I still have this very same camera, the Nikon F. It's almost as battered as Don McCullin's camera above! (This camera actually blocked a bullet, would the plastic fantastic modern cameras do the same job?) I reckoned that if he used it and it was good enough for him, it certainly was good enough for me.
Nineteen is a pivotal age isn't it? The last of the teenage years and the beginning of adulthood, too young to drink beer yet old enough to go to war. Paul Hardcastle's track about Vietnam immediately springs to mind. (If you don't know it, you can listen to it here.)
At the same age I dreamed of going to Vietnam and taking my camera to follow in the footsteps of my photographic hero Don McCullin. It was an adventure that excited and made my blood pound but it never happened. Don McCullen, since traumatised by his experiences, today takes landscape pictures he says help him find peace. My ambitions then were fuelled by simple excitement and adventure, not motivated in any way by deeper reasons of say, social conscience and responsibility. I suspect that was true of many 'war photographers' of the time. In the end it was good I didn't go, but I wonder about the adventures I missed.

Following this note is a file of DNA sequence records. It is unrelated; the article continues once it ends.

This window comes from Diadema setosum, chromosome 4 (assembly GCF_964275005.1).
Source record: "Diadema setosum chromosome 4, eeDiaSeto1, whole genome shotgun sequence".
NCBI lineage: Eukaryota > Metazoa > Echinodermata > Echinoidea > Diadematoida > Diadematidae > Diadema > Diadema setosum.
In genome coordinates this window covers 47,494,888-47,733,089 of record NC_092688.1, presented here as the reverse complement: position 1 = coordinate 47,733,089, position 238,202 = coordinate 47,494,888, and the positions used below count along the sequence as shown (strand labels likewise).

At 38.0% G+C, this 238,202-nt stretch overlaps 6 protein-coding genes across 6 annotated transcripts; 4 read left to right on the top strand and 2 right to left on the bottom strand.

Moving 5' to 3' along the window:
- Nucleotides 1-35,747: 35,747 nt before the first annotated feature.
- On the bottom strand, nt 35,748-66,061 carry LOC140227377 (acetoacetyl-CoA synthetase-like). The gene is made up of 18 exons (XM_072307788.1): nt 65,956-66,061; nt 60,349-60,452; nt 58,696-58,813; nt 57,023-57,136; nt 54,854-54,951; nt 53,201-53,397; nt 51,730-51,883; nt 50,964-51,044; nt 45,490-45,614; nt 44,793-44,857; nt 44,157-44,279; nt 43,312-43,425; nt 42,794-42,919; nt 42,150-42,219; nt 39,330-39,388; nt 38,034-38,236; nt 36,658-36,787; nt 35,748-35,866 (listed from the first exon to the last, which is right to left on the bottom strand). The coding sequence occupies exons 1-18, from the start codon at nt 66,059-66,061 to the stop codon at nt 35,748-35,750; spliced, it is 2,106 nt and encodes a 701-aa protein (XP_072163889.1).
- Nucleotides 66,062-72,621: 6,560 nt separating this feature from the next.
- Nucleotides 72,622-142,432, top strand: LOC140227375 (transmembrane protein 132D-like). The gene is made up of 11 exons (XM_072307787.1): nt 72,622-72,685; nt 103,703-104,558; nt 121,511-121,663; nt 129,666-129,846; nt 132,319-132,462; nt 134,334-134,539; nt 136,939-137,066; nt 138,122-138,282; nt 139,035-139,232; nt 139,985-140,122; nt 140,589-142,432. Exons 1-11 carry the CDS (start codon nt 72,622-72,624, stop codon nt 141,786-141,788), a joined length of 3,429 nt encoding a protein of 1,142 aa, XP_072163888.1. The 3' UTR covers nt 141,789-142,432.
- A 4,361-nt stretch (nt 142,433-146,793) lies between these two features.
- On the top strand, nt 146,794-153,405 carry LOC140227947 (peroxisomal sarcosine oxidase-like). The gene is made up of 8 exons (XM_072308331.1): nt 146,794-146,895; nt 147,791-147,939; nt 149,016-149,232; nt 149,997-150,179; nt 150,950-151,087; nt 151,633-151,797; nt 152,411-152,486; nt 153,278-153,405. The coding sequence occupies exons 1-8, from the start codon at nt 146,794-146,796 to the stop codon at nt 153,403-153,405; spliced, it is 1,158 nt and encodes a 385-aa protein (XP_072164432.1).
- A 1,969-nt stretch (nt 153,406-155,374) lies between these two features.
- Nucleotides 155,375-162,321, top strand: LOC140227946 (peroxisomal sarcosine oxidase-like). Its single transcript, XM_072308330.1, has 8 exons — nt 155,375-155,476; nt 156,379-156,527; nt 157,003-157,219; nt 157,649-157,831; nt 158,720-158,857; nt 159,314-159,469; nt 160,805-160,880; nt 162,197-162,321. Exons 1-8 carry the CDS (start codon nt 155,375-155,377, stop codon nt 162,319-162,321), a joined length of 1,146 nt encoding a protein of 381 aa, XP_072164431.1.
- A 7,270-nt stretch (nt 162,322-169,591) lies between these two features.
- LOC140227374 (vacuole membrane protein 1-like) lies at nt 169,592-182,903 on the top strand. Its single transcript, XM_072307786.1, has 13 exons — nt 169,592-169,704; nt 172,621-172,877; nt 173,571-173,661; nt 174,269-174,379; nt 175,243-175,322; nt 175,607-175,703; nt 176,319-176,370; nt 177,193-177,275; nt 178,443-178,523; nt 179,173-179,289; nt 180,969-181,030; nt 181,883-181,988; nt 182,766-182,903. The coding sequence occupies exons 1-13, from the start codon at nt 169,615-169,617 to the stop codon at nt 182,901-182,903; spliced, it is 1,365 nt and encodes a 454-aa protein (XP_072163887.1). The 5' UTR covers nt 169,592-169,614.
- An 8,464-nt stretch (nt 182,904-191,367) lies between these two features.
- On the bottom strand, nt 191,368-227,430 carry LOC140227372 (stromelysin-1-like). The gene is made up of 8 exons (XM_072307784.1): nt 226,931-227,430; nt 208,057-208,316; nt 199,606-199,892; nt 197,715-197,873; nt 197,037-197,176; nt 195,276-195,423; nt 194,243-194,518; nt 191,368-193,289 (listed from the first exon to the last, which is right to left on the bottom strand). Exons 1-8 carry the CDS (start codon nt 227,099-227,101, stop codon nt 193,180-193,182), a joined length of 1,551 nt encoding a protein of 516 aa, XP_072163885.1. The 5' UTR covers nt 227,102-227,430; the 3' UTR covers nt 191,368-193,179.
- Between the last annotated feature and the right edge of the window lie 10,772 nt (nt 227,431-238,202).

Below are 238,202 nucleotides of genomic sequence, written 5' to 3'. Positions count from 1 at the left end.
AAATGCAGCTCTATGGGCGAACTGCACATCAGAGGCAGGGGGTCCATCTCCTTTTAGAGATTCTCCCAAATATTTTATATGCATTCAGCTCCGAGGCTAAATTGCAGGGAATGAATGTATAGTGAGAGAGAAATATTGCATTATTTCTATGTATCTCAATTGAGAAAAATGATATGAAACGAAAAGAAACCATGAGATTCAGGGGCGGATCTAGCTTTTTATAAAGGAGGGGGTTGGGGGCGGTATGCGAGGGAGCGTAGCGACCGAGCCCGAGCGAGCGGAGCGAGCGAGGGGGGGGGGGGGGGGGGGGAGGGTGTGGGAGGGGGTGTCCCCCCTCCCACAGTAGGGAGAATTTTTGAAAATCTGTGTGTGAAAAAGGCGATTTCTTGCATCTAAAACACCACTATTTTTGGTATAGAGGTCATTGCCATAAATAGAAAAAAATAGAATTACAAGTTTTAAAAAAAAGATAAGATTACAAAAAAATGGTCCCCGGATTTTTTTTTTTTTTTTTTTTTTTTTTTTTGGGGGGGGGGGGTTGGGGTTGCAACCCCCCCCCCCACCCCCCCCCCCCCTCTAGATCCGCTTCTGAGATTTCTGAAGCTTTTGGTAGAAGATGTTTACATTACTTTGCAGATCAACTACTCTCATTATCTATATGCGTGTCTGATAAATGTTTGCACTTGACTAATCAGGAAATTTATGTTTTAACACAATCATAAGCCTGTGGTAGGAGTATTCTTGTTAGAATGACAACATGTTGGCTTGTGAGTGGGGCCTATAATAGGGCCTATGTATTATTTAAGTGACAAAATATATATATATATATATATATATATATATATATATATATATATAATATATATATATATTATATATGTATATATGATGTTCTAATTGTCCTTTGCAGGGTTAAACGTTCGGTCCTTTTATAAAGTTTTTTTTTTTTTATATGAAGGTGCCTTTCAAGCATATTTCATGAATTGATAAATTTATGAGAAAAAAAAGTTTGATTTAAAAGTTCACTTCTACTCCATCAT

The only adventure I ever came close to at that age was in the wild West End of London. Shaftsbury Avenue near China town, in the back rooms where all the money goes down. I caught her eye in the crowd and she smiled, walking by. I stared after her and she glanced back. I followed, caught her up, my heart in my mouth and said, 'Hi, could I buy you a coffee?'
She cocked her head, looked me up and down and said, 'No, but ten pounds will get you a good time'.
Blushing, confused and being unable to find any words, I gaped at her like a fish out of water. She just turned on her heels and walked on. I stood there watching her vanish into the crowds cursing the fact I was an idiot. (And also the fact I didn't have ten pounds to my name. Not a small amount of cash in 1970)